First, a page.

I suspect you are like me. It doesn’t matter where you are or what you are doing when you learn that a British serviceman or woman has been killed in Afghanistan – for a moment your heart just sinks.
That’s how I felt when I read of the death of Gunner Zak Cusack, a former Longton High School pupil, at the age of just 20.
The news filtered through to us as family and friends of another Potteries soldier – 27-year-old Lance Corporal Barry Buxton – were saying their goodbyes.
Each death is, of course, a great personal tragedy. Each one also begs the questions: ‘why were UK troops sent to this hell-hole in the first place and how long must they remain?’
At present the war in Afghanistan has the feeling of an endless conflict with ever increasing numbers of casualties.
Believe it or not it was October 7, 2001 – less than a month after the September 11 terrorist attack on the United States – when the American-led coalition actually went to war.
Its soldiers have now been fighting and dying in Afghanistan for the best part of 10 years.
That is roughly the same amount of time the Russian army spent being bamboozled in the mountains of that same country by Mujahideen resistance fighters.
The Soviet Union threw bombers, helicopters, tanks, landmines and napalm at the Mujahideen, but was still forced to retreat – losing at least 15,000 men.
Afghanistan is referred to as ‘the graveyard of empires’ for good reason.
If you recall, the stated aims of the 2001 invasion were: to track down Osama bin Laden and other high-ranking Al-Qaeda members and put them on trial; to destroy the structure of Al-Qaeda; and to remove the Taliban regime which supported and harboured Al-Qaeda members.
While notable successes have certainly been achieved against the terrorist organisation it is fair to say that only one of the three core objectives has so far been accomplished and that is the removal from power of the despicable Taliban.
Thus, as the conflict approaches a decade in length and with the arrival of a new Government, observers will understandably be asking exactly what our current objectives are.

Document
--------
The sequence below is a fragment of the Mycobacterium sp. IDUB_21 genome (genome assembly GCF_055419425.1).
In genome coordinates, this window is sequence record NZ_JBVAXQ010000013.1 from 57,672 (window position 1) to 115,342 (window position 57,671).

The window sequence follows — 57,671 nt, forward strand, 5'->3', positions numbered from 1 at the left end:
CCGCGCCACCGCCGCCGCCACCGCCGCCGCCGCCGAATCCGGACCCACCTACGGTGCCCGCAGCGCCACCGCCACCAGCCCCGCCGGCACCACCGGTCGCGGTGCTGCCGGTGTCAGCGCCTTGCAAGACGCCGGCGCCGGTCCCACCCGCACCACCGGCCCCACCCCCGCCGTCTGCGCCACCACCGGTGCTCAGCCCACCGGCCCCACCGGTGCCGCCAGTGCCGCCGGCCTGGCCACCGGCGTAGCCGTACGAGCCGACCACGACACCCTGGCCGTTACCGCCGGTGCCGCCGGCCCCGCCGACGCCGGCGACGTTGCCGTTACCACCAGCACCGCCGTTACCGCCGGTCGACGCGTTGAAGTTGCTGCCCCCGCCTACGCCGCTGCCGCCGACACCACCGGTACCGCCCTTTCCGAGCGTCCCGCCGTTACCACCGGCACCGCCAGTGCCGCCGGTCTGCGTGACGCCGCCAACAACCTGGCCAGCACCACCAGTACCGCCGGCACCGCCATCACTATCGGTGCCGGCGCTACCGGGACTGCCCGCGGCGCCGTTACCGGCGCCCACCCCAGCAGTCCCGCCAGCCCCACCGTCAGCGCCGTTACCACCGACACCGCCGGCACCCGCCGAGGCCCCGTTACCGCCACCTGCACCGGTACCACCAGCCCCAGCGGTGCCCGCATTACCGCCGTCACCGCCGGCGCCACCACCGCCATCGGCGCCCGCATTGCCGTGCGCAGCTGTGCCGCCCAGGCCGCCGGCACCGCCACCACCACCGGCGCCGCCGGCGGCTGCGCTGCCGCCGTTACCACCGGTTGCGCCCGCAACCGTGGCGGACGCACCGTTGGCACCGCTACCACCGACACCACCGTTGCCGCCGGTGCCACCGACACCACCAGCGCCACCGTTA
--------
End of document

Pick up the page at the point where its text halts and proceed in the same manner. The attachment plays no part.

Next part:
One thing is becoming clear. It is highly unlikely that all British troops will have been withdrawn from Afghanistan before the end of the life of this current Parliament – which is intended to be five years.
As the death toll of UK service personnel approaches the grim milestone of 300 it would be easy to join the growing chorus of calls for all our boys and girls to be brought home immediately.
If only it were that simple.
Whatever your views on the rights and wrongs of the invasion we must focus on the here and now.
Aside from the Americans, Britain currently has the second largest contingent of troops in Afghanistan – some 9,500 – which dwarfs the contribution of countries such as Germany and France, for example, who are committing 4,600 and 3,700 personnel respectively.
That is a grossly unfair burden for one European nation to shoulder.
Thus the first foreign policy objective of the new government should be to do everything within its power to ensure the load is shared more equally. It is high time our NATO allies pulled their weight.
Secondly, despite dwindling public appetite for the war itself Whitehall must ensure that our troops finish the mission.
The British people may be uncertain about our reasons for remaining in Afghanistan but you can be damn sure that the vast majority of them stand full square behind our boys and girls.
The harsh truth is that we simply cannot abandon the Afghan people militarily until their own security forces are in a position to maintain law and order.
To do that would be a gross betrayal and render the sacrifices of brave men like Zak Cusack and Barry Buxton meaningless.
British armed forces personnel are the finest in the world. They know exactly what is expected of them and they know the risks.
Perhaps this is why their families are able to bear themselves with such remarkable dignity and resilience through the most trying of times.
On Saturday, June 26, we can demonstrate how proud of them all we are by supporting the veterans’ parade in Stoke on National Armed Forces Day.
Let’s show them we are behind them, give them the strength to finish the job in Afghanistan, and welcome them home as soon as possible.